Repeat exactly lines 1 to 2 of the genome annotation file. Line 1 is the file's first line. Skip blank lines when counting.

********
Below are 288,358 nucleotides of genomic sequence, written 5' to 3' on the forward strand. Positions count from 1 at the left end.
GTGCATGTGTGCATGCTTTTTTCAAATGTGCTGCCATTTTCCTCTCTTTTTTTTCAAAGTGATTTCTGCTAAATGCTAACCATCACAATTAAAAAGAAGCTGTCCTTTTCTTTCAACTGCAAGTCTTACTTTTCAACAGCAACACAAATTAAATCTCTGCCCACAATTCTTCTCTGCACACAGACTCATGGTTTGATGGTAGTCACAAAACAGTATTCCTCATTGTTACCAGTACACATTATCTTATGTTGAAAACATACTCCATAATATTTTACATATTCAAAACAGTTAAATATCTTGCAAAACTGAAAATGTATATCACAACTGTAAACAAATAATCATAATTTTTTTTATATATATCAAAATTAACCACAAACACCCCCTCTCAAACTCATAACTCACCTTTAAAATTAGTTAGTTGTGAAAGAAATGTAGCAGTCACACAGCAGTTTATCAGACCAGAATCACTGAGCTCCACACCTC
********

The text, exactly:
Below are 288,358 nucleotides of genomic sequence, written 5' to 3' on the forward strand. Positions count from 1 at the left end.
GTGCATGTGTGCATGCTTTTTTCAAATGTGCTGCCATTTTCCTCTCTTTTTTTTCAAAGTGATTTCTGCTAAATGCTAACCATCACAATTAAAAAGAAGCTGTCCTTTTCTTTCAACTGCAAGTCTTACTTTTCAACAGCAACACAAATTAAATCTCTGCCCACAATTCTTCTCTGCACACAGACTCATGGTTTGATGGTAGTCACAAAACAGTATTCCTCATTGTTACCAGTACACATTATCTTATGTTGAAAACATACTCCATAATATTTTACATATTCAAAACAGTTAAATATCTTGCAAAACTGAAAATGTATATCACAACTGTAAACAAATAATCATAATTTTTTTTATATATATCAAAATTAACCACAAACACCCCCTCTCAAACTCATAACTCACCTTTAAAATTAGTTAGTTGTGAAAGAAATGTAGCAGTCACACAGCAGTTTATCAGACCAGAATCACTGAGCTCCACACCTC